Repairs to the overhead viaduct are part of PennDOT’s $103.6 million project to rehabilitate the Chestnut Street bridge over the Schuylkill River and eight other nearby structures, including those carrying Schuylkill Avenue over I-76 between Walnut Street and Market Street. More information is available at www.chestnutstreetbridges.com.
 
Motorists can check conditions on more than 40,000 roadway miles by visiting www.511PA.com. 511PA, which is free and available 24 hours a day, provides traffic delay warnings, weather forecasts, traffic speed information and access to more than 1,000 traffic cameras.
 
For a complete list of construction projects impacting state-owned highways in Bucks, Chester, Delaware, Montgomery and Philadelphia counties, visit www.penndot.gov/District6TrafficBulletin.

PennDOT Begins Posting Variable Speed Limits on I-76 (Schuylkill Expressway) between King of Prussia and Philadelphia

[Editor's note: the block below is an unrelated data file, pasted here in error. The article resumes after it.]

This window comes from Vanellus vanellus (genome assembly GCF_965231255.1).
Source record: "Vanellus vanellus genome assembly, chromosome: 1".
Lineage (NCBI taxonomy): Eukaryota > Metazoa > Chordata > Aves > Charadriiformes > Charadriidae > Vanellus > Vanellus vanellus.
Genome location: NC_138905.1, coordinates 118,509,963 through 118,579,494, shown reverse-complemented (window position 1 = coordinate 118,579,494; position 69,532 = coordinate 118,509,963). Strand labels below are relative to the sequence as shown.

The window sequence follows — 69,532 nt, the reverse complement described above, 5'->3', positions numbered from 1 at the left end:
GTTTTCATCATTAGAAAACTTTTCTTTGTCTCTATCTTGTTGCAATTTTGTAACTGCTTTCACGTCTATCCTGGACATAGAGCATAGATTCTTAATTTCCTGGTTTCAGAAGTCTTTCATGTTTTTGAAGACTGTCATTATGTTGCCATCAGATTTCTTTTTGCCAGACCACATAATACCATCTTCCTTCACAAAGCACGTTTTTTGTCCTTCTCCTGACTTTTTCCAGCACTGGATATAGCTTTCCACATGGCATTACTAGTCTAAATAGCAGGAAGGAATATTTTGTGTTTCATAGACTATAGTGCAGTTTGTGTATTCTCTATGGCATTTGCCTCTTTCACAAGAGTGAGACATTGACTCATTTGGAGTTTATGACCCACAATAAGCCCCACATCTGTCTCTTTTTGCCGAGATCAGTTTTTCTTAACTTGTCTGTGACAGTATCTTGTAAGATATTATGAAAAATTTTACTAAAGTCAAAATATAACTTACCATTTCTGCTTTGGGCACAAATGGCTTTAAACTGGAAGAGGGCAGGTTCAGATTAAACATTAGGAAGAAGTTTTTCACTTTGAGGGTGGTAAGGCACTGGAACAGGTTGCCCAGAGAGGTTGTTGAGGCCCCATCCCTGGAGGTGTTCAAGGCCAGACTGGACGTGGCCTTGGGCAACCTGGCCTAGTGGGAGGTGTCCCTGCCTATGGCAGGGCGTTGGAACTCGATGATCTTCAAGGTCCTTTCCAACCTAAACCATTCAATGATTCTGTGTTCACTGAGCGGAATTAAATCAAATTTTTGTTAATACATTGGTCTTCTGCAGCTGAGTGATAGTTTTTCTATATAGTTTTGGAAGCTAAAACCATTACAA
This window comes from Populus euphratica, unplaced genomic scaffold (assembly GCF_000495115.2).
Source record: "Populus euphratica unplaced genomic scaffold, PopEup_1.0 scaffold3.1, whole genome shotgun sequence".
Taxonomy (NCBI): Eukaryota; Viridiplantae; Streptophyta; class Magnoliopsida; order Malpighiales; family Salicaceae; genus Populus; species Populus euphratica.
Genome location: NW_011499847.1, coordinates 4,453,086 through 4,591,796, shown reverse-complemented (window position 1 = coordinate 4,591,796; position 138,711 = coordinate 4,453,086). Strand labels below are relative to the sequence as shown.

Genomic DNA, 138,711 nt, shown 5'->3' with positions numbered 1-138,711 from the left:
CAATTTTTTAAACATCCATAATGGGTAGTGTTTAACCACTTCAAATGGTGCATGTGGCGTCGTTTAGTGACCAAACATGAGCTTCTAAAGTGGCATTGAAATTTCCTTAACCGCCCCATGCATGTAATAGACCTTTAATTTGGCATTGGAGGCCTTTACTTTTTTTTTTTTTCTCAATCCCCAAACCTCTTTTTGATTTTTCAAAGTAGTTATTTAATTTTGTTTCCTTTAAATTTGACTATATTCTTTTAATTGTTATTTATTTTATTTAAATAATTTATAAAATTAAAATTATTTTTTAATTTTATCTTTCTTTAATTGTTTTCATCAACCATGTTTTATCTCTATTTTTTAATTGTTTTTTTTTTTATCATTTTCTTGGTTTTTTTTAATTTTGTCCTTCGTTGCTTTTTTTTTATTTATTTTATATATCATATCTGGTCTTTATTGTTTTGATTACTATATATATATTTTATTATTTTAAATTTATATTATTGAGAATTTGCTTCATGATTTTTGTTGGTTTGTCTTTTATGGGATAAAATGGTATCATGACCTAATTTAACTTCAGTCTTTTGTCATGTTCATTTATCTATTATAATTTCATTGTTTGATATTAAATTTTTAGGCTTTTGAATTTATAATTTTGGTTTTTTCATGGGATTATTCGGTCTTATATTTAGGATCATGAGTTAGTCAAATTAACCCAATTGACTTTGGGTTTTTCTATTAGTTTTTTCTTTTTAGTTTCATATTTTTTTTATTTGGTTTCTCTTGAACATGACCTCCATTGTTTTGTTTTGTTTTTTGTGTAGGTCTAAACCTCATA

The Pennsylvania Department of Transportation (PennDOT) announced today the posting of Variable Speed Limits (VSL) and Queue Detection and Warning (QDW) messages along 14 miles of Interstate 76 (Schuylkill Expressway) between King of Prussia and Philadelphia.

On April 8, PennDOT activated 72 VSL signs and an end-to-end QDW system along eastbound and westbound I-76 (Schuylkill Expressway) from the Pennsylvania Turnpike in Montgomery County to the U.S. 1 North (Roosevelt Expressway) Interchange in Philadelphia. The initial activation began a technology testing period and allowed drivers to become accustomed to the new signs.

Beginning May 11, I-76 (Schuylkill Expressway) motorists will notice speed limits begin to change based on real-time travel conditions. This is an indication of congestion occurring ahead and an effort to improve the flow of traffic and reduce stop-and-go conditions and the potential for rear-end crashes.